In fact, it is the American historian and commentator who often gets to the heart of the matter, more clearly and honestly, and with an empathy and (possibly) vicarious pride more worthy of Churchill’s name than many English observers. For Robert H Pilpel, in his immensely readable, Churchill in America, 1895-1961, the author (12 years old when Churchill retired as Prime Minister in 1955) felt…
… a warm communion that enveloped me as I started to read, an almost immediate sensation of fraternal intimacy, of being taken into the confidence as a fellow member of the English-speaking tribe. Then there was the wonderful Britishness of expression: the robust roast-beef-and pewter phrases, rolling cadences, portentous Latinate locutions – alien yet eerily familiar, the echo of racial memory. Before long I caught sparkles of irrepressible humour percolating through the majestic narrative façade, as though Puck had escaped from A Midsummer Night’s Dream and infiltrated Paradise Lost.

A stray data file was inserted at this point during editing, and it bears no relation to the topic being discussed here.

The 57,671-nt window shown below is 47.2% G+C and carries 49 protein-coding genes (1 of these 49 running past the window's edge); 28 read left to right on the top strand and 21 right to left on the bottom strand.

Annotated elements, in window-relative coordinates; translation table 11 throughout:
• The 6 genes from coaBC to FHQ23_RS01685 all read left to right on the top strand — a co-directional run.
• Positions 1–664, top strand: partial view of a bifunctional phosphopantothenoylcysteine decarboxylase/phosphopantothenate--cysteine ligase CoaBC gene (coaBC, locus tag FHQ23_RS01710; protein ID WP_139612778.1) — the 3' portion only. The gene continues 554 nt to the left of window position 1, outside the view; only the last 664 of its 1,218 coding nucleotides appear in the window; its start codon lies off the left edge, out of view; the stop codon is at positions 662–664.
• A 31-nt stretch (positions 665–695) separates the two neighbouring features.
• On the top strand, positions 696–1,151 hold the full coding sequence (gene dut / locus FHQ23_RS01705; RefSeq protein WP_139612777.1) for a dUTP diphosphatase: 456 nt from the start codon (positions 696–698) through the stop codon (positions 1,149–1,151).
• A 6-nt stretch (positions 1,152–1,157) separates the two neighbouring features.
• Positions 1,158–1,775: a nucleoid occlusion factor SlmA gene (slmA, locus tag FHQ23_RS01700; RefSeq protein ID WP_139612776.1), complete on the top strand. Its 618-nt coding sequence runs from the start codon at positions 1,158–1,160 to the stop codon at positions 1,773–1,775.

Pilpel’s fellow countryman, William Manchester (an academic and author) was just as enthralled by Churchill and the unforgettable year, 1940, as he wrote in his magnificent, 970-page The Last Lion – Visions of Glory, 1874-1932:
It was England’s greatest crisis since the Norman conquest, vaster than those precipitated by Philip ll’s Spanish Armada, Louis XlV’s triumphant armies, or Napoleon’s invasion barges massed at Boulogne. This time Britain stood alone… Now the 22,000 Tommies at Dunkirk, Britain’s only hope, seemed doomed. On the Flanders beaches they stood around in angular, existential attitudes, like dim purgatorial souls awaiting disposition… The House of Commons was warned to prepare for ‘hard and heavy tidings’.
As Manchester discovers, perhaps Britain – the island nation and fortress – galvanised itself, not just through the war-words and personality of Churchill, but his very early experiences in the art of warfare as a young soldier at the Royal Military Academy (at which he reputedly argued with the commands he was given during parade-ground drill!)…